Headlights w/ off-the-shelf batteries?
I'm new to the sport and i everytime i talk to local riders about the "systems" i'm reading about on this board that require specialized external battery packs, they tell me i'd be crazy to buy one and should stick to headlights that use off-the-shelf batteries due to weight/complexity.
Can someone help explain the disconnect. Are these guy just wussies? Are there headlights that use regular batteries that are as bright as the others?
I don't mind recharging every day and so i only really need 2 hours of battery time.
I'm cheap, so I use off-the-shelf consumer rechargeable NiMH batteries... I recharge them via a solar panel.
But if I had some really special needs, like for a very, very bright light, I can see having to go for the packaged high-end, high-cost battery packs.
I currently run a NiteRider tail-light (8 x AA) and a CatEye EL500 (4 x AA) and a generic blinky (2 x AAA). All works fine for me.
It's the cost involved when using off the shelf disposable batteries. If you're just doing an hour or so a few days a week disposables and a standard light are just fine. If your like me and do hours in the dark you really need rechargeable batteries and brighter lights. I built a hybrid lighting system. I use a dynamo to power a 1-watt LED headlight, 5000 MCD 30mA taillight, and recharge my Ni-MH battery pack. Below is a drawing of the circuit I use.
When my speed is 10 MPH or higher 120mA of excess current is recharging the batteries. This happens to be the suggested slow recharging rate for Ni-MH batteries. Below 8-MPH the batteries keep both head and taillights on. I also have the luxury of being able to disconnect my dynamo when climbing hills and keep my lights operating. I need to do that every now and then to prevent overcharging the batteries. In the event my speed is slower than 8-MPH and my batteries die I can open S1 and rapid recharge the batteries with 500mA, which happens to be the suggested rapid recharge rate. Switch S2 is only used with hub dynamo systems to disengage the dynamo and not needed for bottle or BB type dynamos. My Ni-MH battery pack is rated at 2.4 amp hours and can power my lights for almost 3 hours.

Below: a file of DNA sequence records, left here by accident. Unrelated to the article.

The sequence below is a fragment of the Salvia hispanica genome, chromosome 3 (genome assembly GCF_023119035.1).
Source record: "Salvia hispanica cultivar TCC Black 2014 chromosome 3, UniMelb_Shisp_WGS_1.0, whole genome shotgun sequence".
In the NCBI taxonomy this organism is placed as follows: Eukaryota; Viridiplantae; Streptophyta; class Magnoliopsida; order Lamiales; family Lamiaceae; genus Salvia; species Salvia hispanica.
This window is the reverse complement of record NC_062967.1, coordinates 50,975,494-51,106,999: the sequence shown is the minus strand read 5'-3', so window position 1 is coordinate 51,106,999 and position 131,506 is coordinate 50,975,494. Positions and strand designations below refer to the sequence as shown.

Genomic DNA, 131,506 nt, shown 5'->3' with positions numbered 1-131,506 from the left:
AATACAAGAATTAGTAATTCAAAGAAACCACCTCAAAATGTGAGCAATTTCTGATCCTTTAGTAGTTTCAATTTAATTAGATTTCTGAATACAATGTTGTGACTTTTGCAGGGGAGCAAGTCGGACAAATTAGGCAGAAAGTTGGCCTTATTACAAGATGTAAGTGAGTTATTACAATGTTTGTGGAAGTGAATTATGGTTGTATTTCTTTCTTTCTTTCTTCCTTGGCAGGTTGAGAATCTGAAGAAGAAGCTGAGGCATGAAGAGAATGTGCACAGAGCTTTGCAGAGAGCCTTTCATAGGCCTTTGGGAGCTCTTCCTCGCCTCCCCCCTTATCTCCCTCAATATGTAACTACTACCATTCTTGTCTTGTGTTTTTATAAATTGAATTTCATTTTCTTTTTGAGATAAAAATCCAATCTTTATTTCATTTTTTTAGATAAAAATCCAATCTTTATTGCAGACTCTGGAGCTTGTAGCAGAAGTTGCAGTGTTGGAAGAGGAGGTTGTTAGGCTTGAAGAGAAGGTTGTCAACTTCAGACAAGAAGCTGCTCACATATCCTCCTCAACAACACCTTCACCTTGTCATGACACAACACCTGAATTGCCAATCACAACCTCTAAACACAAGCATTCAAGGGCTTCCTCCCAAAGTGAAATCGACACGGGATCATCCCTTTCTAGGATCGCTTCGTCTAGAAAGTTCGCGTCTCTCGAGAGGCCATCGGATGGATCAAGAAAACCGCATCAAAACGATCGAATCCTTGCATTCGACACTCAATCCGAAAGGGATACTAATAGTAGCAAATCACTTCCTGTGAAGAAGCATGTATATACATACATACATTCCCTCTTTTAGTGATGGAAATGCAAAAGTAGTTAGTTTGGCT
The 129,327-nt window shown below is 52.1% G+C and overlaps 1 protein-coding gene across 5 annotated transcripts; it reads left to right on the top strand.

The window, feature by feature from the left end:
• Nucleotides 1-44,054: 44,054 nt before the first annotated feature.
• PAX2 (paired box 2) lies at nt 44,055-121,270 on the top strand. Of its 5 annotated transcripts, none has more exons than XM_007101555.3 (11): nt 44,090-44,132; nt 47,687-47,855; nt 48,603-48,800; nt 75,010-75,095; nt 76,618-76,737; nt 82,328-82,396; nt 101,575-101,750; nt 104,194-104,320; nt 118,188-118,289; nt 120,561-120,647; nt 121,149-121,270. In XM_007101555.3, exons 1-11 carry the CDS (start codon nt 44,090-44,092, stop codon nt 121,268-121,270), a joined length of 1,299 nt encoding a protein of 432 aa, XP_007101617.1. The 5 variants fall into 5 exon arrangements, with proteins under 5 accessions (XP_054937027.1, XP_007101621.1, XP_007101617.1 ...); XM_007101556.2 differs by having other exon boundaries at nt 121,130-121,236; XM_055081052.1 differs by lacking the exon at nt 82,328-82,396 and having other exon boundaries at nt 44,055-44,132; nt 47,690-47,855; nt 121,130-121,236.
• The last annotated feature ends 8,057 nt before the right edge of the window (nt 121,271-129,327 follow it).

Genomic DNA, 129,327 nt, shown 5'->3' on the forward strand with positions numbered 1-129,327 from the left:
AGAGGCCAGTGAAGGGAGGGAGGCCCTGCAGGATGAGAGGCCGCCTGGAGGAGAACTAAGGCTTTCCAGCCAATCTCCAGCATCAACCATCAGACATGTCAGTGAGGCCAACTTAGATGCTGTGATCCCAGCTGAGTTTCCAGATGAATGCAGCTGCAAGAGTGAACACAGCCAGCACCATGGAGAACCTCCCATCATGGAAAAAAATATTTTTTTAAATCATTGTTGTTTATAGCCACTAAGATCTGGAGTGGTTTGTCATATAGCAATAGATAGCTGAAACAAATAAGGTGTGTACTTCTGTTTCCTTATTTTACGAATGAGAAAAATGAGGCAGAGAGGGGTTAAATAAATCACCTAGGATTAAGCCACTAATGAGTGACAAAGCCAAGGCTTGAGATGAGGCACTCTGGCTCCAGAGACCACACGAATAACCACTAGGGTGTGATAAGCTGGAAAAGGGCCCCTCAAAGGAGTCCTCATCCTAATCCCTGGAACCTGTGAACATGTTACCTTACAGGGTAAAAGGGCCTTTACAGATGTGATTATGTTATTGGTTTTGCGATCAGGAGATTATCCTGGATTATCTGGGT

There is nothing wrong with using a light that runs on "off the shelf" rechargables but the run time will tend to be shorter and it narrows your options a lot. Designing a system around a proprietary battery back allows the manufacturer to maximize run time vs. power and weight (good thing for you) and locks you into buying a new one from them (bad thing for you) should it fail.
That said, even a proprietary battery should last for 2-5 years depending on type, frequency of use, and how you take care of it. For many people the battery will outlast the usefulness of the light (either they will upgrade, quit riding, or lose parts of the light). I don't think it is reasonable to say it's stupid to buy a system with a proprietary battery pack.
It's always a good idea to poke around online to find out what the best way to take care of the type of battery you get is. LiIon batteries are different from NiMH and SLA. If you only use the light during a certain season you should pay particular attention to the directions for storing the battery.
There are a few good (bright, well-made) front lights that will run on the AA or AAA's though, check out Dinotte for starters. Most taillights (including the forum favorite Planet Bike SuperFlash) run on standard rechargables.
Also check out http://fenix-store.com for the L2D lights which run off 2xAA. You'll need an adaptor to mount them but that adaptor will work with any flashlight.